Boxes, 2, 3, 4

“’BOXES’ is a short film shot inside ‘Villa Letizia’ a therapeutic community in Sicily, to highlight the impact of lock-down and COVID19 pandemic on individuals with mental illness.”

“Global Corrugated Boxes Market Increasing at a Remarkable Pace to Reach around USD 107.02 Billion by 2028—Zion Market Research”

According to [a Zion Market Research] report, the global Corrugated Boxes market accounted for USD 74.68 Billion in 2020 and is expected to reach USD 107.02 Billion by 2028. . . .

. . . .

The industry did not suffer a loss as a result of the COVID-19 outbreak because corrugated boxes are the backbone of the supply chain. According to the Fibre Box Association, these boxes are extremely important in India, the United States, China, and Germany in 2019. The increasing use of these boxes for the supply of supplies to hospitals, pharmacies, supermarkets, and grocery stores has resulted in a large increase in demand for these boxes.

. . . .

The market has been divided into recycled fiber and virgin fiber segments based on material form. The recycled fiber segment holds the largest market share and is expected to rise over the forecast period. Because of its properties such as being lightweight, recyclable, and protecting fragile items, recycled fiber is in high demand. These characteristics are driving up demand for recycled fiber in corrugated box manufacturing. Furthermore, widespread use in the packaging of lightweight products such as electronics, fast moving consumer goods, and cosmetics would propel this segment forward in the coming years.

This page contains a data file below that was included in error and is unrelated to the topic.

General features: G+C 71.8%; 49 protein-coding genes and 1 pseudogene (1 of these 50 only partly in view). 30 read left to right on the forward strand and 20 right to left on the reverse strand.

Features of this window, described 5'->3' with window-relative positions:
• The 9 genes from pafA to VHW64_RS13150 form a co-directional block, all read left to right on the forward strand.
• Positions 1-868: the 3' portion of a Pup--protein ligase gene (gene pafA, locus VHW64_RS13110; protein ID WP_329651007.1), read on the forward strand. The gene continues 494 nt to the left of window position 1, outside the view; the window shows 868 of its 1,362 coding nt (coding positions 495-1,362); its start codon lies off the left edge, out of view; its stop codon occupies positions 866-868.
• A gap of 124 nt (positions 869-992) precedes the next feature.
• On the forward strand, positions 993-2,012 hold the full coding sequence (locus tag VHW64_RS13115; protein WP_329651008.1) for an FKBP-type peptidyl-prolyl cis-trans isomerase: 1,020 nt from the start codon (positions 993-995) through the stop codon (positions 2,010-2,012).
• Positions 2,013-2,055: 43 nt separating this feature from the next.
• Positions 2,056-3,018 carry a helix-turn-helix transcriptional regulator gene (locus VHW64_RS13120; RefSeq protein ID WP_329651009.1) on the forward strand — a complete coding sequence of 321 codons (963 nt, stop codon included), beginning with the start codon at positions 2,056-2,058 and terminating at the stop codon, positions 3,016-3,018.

(Zion Market Research, Cision PR Newswire, October 28, 2021)

[photo: “|1|2|3|4|5|6|7|8|,” by Gerry Dincher, used under a Creative Commons license]

Fire, 2, 3, 4

^Kilauea, Hawaii

“This Hellish Desert Pit Has Been on Fire for More Than 40 Years”